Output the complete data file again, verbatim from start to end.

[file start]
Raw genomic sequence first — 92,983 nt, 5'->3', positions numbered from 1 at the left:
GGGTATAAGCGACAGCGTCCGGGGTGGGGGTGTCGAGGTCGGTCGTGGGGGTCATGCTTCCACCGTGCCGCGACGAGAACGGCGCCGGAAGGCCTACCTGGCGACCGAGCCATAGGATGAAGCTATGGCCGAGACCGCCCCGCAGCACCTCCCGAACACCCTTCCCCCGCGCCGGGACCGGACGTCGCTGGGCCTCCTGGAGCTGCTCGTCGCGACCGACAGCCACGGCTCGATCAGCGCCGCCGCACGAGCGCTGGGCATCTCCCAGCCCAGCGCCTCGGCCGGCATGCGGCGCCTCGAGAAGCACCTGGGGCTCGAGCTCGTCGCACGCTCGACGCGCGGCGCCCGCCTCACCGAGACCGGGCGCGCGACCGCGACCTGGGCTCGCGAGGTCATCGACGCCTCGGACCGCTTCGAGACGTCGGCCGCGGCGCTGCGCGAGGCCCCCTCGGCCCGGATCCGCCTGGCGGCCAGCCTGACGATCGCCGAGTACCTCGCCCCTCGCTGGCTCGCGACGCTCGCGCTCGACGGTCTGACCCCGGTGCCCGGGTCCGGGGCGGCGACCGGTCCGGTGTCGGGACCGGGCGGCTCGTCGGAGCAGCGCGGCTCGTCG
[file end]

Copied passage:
Raw genomic sequence first — 92,983 nt, 5'->3', positions numbered from 1 at the left:
GGGTATAAGCGACAGCGTCCGGGGTGGGGGTGTCGAGGTCGGTCGTGGGGGTCATGCTTCCACCGTGCCGCGACGAGAACGGCGCCGGAAGGCCTACCTGGCGACCGAGCCATAGGATGAAGCTATGGCCGAGACCGCCCCGCAGCACCTCCCGAACACCCTTCCCCCGCGCCGGGACCGGACGTCGCTGGGCCTCCTGGAGCTGCTCGTCGCGACCGACAGCCACGGCTCGATCAGCGCCGCCGCACGAGCGCTGGGCATCTCCCAGCCCAGCGCCTCGGCCGGCATGCGGCGCCTCGAGAAGCACCTGGGGCTCGAGCTCGTCGCACGCTCGACGCGCGGCGCCCGCCTCACCGAGACCGGGCGCGCGACCGCGACCTGGGCTCGCGAGGTCATCGACGCCTCGGACCGCTTCGAGACGTCGGCCGCGGCGCTGCGCGAGGCCCCCTCGGCCCGGATCCGCCTGGCGGCCAGCCTGACGATCGCCGAGTACCTCGCCCCTCGCTGGCTCGCGACGCTCGCGCTCGACGGTCTGACCCCGGTGCCCGGGTCCGGGGCGGCGACCGGTCCGGTGTCGGGACCGGGCGGCTCGTCGGAGCAGCGCGGCTCGTCG